While Derrida’s first book, Speech and Phenomena, is about Husserl, it is in essence a Heideggerian critique of Husserl. I.e., Derrida’s point is to argue that whereas Husserl wants to move beyond the metaphysical tradition in order to found phenomenology as the philosophy of sense experience, he is in fact cleaving very closely to that tradition. Derrida is trying to get at a central problematic that he think shapes the entire Western philosphical tradition (and he is deliberately fuzzy about what is and is not part of that tradition, so that sometimes the metaphysics of presence is just a philosophical problem, sometimes he can use it to try to grapple with quotidian political problems). Of course, Derrida is closest to the later Heidegger, so what matters is not the question of Being but rather some unnameable paradox prior to it, etc.
This Heideggerian influence, in my view, is responsible for the weak historicism of Derrida’s work. I.e., in a typical book, Derrida can hop around between readings of, say, Aristotle, Kant, Nietzsche, and Carl Schmitt. Why? Because for Derrida, the same paradoxes get repeated again and again within the philosophical tradition, and the specific historical differences don’t really matter all that much. This is a claim, of course, that is in essence unprovable. So unlike Heidegger, Derrida merely hints at the underlying continuity and tries to convince the reader that it exists by piling on more and more readings.
I’m aware, of course, that this weak historicism is not unique to Derrida and Heidegger but also extends to Adorno and Horkheimer, Arendt, etc. It does seem to be a peculiar tick of continental philosophy. Anglo-American philosophy doesn’t really share it, right? I don’t know enough about the Anglo-American tradition to tell.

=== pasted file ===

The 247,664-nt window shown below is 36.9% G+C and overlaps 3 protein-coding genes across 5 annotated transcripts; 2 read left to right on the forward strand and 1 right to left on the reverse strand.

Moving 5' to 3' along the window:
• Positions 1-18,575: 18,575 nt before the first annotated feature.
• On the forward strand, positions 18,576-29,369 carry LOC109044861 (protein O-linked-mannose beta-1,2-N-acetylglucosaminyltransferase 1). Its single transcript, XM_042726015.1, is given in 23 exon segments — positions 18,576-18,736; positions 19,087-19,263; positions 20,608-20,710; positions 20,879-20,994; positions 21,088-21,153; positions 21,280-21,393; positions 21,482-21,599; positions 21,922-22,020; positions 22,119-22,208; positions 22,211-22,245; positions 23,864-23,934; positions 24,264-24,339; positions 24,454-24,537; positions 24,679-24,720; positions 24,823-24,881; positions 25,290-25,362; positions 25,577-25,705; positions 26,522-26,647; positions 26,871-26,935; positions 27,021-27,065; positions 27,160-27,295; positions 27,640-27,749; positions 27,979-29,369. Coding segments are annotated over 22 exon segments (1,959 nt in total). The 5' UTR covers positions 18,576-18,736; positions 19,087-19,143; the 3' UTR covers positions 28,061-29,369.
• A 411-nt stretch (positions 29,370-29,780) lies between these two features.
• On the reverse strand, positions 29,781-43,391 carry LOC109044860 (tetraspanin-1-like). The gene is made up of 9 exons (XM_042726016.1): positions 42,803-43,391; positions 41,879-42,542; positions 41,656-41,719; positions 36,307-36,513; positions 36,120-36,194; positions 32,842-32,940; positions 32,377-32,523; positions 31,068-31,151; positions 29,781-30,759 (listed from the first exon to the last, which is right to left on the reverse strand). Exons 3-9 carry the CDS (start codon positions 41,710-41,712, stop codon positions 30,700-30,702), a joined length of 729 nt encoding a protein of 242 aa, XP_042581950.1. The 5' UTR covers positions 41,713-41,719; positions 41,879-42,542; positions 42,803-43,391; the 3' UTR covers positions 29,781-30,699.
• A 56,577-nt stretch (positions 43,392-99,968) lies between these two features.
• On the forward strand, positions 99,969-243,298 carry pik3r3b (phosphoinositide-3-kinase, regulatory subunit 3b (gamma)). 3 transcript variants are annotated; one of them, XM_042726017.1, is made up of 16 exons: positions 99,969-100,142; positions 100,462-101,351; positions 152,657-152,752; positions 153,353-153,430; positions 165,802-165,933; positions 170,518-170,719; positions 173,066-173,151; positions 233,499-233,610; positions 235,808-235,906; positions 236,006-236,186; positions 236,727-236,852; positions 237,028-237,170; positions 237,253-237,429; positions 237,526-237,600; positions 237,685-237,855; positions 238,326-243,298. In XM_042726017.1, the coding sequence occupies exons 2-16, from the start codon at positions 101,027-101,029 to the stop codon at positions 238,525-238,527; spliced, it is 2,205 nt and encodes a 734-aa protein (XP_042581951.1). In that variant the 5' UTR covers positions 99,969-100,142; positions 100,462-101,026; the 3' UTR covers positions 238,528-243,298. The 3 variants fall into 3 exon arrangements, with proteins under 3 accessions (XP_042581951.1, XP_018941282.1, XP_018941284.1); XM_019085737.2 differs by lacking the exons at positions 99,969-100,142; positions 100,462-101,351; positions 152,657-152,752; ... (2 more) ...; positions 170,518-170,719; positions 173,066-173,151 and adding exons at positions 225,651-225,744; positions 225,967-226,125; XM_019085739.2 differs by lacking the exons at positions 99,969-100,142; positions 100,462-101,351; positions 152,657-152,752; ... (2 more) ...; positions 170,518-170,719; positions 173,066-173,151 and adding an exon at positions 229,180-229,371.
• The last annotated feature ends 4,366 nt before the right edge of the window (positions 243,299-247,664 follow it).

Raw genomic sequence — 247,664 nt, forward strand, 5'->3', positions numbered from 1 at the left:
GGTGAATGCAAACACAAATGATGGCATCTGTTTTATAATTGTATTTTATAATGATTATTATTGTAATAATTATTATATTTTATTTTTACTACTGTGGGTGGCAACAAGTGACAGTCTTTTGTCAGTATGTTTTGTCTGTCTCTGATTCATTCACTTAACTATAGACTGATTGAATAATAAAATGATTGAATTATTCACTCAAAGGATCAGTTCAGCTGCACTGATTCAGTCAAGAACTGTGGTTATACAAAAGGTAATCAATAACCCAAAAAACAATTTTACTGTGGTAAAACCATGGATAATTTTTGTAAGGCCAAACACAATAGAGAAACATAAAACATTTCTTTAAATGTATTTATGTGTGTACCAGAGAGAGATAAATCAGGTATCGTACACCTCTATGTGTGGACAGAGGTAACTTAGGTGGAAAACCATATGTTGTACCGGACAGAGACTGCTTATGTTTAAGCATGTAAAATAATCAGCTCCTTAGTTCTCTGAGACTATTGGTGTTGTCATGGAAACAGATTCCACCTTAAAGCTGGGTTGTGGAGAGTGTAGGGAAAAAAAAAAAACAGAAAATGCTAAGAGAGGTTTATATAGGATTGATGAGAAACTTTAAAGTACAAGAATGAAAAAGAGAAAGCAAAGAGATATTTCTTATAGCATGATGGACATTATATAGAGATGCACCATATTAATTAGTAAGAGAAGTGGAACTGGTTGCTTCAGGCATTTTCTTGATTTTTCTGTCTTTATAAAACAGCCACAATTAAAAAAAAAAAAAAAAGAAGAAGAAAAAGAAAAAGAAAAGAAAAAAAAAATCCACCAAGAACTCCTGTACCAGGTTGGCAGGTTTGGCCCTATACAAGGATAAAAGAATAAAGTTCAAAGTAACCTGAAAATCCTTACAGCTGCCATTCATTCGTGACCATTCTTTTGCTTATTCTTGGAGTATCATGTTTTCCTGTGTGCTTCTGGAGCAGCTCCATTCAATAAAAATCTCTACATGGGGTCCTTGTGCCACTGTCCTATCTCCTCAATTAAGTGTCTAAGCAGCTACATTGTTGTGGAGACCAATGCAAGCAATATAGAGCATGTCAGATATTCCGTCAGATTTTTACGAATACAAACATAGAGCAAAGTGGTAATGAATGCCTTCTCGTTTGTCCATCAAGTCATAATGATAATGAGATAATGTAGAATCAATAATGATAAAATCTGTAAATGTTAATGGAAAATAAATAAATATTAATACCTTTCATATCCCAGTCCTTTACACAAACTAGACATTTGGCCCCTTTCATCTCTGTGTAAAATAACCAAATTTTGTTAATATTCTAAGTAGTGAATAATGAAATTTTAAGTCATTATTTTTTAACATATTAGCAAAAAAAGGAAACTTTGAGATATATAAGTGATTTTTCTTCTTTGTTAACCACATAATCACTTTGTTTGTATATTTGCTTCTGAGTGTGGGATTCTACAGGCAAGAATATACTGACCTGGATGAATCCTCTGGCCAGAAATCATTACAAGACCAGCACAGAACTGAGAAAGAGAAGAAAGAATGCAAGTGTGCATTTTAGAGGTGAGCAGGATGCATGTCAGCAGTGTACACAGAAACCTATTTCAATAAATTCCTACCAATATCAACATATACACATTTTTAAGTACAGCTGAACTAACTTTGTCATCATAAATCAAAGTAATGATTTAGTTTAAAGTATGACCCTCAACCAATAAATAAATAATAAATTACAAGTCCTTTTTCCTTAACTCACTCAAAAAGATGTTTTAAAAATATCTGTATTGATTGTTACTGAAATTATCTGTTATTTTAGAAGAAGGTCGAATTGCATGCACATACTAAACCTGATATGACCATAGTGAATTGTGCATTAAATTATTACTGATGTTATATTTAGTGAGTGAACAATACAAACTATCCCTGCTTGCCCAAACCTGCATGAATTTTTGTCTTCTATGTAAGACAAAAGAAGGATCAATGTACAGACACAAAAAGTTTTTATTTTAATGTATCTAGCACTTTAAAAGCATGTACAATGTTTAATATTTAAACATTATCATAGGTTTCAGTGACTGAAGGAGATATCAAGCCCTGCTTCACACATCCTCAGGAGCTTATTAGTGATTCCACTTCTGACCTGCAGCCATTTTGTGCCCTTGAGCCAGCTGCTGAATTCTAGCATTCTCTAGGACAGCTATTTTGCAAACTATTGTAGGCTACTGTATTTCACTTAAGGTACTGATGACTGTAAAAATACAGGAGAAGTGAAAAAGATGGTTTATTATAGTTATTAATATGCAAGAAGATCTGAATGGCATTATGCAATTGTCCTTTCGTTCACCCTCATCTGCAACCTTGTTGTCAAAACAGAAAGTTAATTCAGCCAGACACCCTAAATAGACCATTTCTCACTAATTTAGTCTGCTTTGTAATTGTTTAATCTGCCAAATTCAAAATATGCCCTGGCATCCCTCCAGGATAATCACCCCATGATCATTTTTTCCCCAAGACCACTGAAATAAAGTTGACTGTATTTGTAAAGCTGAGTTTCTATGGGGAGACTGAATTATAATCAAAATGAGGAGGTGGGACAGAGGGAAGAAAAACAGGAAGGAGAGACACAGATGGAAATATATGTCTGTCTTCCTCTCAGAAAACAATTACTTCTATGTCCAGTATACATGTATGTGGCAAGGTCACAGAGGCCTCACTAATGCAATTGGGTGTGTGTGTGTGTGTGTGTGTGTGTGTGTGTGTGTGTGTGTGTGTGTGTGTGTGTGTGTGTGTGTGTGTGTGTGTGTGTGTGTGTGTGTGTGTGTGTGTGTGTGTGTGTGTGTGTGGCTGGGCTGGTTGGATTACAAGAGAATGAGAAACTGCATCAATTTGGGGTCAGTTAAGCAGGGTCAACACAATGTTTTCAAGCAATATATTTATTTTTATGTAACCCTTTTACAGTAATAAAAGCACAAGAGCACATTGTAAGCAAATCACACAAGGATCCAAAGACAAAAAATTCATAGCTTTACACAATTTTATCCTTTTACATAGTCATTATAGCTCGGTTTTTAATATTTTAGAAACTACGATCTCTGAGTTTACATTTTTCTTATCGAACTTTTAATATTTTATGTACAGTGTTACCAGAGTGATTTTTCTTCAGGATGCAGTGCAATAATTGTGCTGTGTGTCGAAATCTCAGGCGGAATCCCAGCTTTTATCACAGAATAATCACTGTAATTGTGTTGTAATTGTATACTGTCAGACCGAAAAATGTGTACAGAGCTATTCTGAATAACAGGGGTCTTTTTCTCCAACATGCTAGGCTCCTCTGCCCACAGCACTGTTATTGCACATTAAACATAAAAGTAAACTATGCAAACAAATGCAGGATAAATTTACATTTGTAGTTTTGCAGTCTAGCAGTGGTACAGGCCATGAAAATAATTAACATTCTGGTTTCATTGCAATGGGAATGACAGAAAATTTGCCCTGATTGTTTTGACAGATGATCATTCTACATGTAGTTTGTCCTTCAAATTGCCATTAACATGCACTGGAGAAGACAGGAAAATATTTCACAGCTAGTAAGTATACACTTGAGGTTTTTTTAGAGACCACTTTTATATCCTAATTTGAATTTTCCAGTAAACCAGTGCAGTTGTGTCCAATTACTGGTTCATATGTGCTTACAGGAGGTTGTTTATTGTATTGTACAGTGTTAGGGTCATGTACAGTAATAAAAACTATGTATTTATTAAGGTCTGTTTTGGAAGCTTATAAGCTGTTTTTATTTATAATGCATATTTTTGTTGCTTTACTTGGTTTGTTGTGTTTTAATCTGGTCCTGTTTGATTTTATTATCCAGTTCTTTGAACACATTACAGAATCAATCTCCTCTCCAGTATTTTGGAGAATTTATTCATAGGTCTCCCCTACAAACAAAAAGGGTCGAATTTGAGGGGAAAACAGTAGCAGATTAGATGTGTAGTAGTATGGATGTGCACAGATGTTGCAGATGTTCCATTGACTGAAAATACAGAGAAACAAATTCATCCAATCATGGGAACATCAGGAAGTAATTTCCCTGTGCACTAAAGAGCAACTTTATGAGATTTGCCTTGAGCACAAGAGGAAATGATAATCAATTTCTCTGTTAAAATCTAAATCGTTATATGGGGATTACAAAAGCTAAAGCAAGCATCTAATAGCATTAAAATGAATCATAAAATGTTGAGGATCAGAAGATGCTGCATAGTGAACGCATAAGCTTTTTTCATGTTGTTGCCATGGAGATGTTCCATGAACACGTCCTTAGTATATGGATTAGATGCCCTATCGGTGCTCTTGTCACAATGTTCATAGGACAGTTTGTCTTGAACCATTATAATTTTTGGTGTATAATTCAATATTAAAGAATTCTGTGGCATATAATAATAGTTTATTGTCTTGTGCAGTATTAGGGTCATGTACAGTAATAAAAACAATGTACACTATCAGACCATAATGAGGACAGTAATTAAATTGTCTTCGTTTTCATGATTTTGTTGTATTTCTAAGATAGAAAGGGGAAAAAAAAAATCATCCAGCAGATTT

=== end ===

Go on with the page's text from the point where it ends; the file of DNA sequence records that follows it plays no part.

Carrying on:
I’m convinced that you just don’t buy into the philosophy behind Derrida and that even if I saw evidence that you knew anything about that tradition you would reject it due to prior commitments. For instance when you say, “What Derrida is playing on here, of course, is the intuition that there is something unreal about signification and that it can not apprehend realities”, you are just wrong. Signification is true in so far as it is experience (phenomenology again) and questions about the realness of reality just aren’t important to Derrida. You’re trying to turn him into Betrand Russell or any number of other Anglo-American philosophers who have trouble deciding if we can know that a table is real or not. That’s not at work in Derrida. Again, his arguement about a nuclear apocalypse not being able to happen has nothing to do with the ‘objective reality’ or whatever conditions you are trying to place on his thought. As to whether or not his point is trival, well, that is really a matter of opinion. It should be acknowleded that this is one relatively short essay among hundreds of others, futher that it was an essay wrote for a public talk, and that, though I always liked it, it may not be the strongest work ever produced.